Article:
Saturday, December 19, 2009

Tales From the Shopping Mall

Closing in on Christmas.

Couldn’t resist trading a few presents with hubby yesterday. Considering the fact that we’ve celebrated the publication of Charles Dickens’ A Christmas Carol as an excuse to open all the presents early (yeah, we opened everything on December 19that that year…), I think trading one small bit of gift this early is pretty prudent of us. Robert got me a Van Gogh action figure (with interchangeable heads—‘Sane Vincent’ and ‘Crazy-Cut-Off-My-Ear-For-A-Prostitute Vincent’) and some cool jelly bracelets from Man, if I could, I’d get one of everything from that place—I’m already making my list for the next gift giving extravaganza.

For my part, I got him Creative Cursing: A Mix 'n' Match Profanity Generator. I saw this book back in November when I was at my teacher conference and embarrassed myself by laughing loudly in the store. Had I money then, I would have gotten it there, but as it was, I was broke and could only dream of getting it. I Snapfished it, though, and when I was ready to start buying Christmas gifts I looked at my list and went looking for it. The two big chain bookstores here in town didn’t have it, nor did the smaller family-run Christian-esque bookstore (big surprise, I know…).


I packed up my purse, pulled on my big girl britches and drove to Tyler. On the Friday before Christmas. In Tyler. At the mall. In Tyler.

Did I mention I hate Tyler?

Did I mention I hate the mall?

Mom, Harrison and I went shopping, first at the bookstore and then at the mall (she had some Old Navy to buy, I had a Build-A-Bear outfit to get). I pissed off more than a few salespeople because I just don’t have patience for their BS sales pitches in general, much less when I’m being jostled around and people are breathing my air in a stuffy, overcrowded, noisy mall. I blew a sale for one such lady when she had almost convinced my mom—who is the least frou-frou-lotiony-girly-girl type person on the planet—to buy $40 worth of hand creams and exfoliators. The lady didn’t like it when mom asked if I had smelled the samples when I was walking by them in the corridor and I replied that no, I didn’t because I don’t make eye contact on purpose. When the woman continued the sales pitch to mom, I really annoyed her by telling mom, “You know you’re allowed to tell these folks ‘No,’ don’t you?” The final hard sell attempt she threw at us (“But look at her hands and how soft they are!” “Well, yeah, you just rubbed lotion on them—they’re going to be soft no matter what you’re selling!”) was the breaking point and I really think I saw smoke coming out of her ears. We beat a hasty retreat while I told mom how she could make her own exfoliators on the cheap (a spoonful of sugar or salt—really, any dissolving crystallized substance—with a dollop of any hand lotion that strikes your fancy, rubbing for a minute or two and then giving them a very brief rinse to get the grainy bits off).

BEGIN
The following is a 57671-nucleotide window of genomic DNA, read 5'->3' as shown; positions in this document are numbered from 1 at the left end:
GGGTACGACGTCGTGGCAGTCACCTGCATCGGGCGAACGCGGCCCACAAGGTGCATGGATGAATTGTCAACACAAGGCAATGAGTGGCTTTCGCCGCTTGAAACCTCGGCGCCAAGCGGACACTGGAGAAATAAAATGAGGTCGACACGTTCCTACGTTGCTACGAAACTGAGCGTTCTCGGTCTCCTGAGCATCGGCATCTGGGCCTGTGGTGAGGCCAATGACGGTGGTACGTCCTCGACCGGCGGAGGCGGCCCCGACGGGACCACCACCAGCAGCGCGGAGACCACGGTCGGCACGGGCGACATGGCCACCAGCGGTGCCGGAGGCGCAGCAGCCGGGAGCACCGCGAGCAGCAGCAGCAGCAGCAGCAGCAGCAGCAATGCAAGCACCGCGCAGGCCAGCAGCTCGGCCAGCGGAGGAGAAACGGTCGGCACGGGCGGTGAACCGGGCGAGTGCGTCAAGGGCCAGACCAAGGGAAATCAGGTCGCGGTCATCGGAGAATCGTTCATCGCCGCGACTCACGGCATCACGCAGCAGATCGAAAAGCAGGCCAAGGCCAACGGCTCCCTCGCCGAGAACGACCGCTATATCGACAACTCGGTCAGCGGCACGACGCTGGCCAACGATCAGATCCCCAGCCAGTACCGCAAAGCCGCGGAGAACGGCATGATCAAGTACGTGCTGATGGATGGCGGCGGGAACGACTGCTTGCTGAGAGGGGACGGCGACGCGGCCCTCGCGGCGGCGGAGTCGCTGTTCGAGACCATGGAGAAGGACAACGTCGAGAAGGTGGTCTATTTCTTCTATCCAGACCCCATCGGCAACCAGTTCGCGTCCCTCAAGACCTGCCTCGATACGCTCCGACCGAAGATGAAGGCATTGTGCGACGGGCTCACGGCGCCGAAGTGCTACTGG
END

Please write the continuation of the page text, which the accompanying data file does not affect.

The topper was trying to get out of the mall, which was my fault, really. I was trying to turn left onto a street that had lights at both ends but not at the exit from which I was currently trying to leave and lots of traffic coming from both directions. Oh, and we were locked into our lane with an island/curb thingy to our left and a lane of people who were smarter than I was since they were turning to the right at the street. We waited a full 10 minutes for three cars to pull out of our way before we could even get up and try our turn. When we finally did get to the street, we almost wrecked because someone was coming when I was trying to pull out and I had to slam my brakes on to avoid a collision. This, of course, left the front end of my van out in traffic (that was not in any way slowing down, even though I was half out in the street) and the car behind me was so far up my butt I couldn’t have reversed if I wanted to.

By the time we finally got out, I was sputtering about how much I hate the mall and I hate Tyler and how sorry I was to be saying that in front of Harrison because ‘hate’ is a forbidden word in our house but I just couldn’t see any way around it because I hated it all so much. My son, in a full show of solidarity replied (with quite a bit of gusto, I might add), “I HATE the mall, too, Mommy! And I HATE Tyler! And I HATE everything here…except for Chick-fil-A. Because they have good food.”

Hearing my five year old say that he hated something kind of brought me out of my tailspin—he really doesn’t say that word and to hear it come out of his mouth was akin to hearing him drop some F-bombs, so I was pretty quickly snapped back into focus. I replied to his exclamation of solidarity that I appreciated the support from him and that we were done with hating things and he agreed that that was a good idea. A few deep breaths and some Burger King for the drive home and we were all better.

But really, man, I HATE Tyler.

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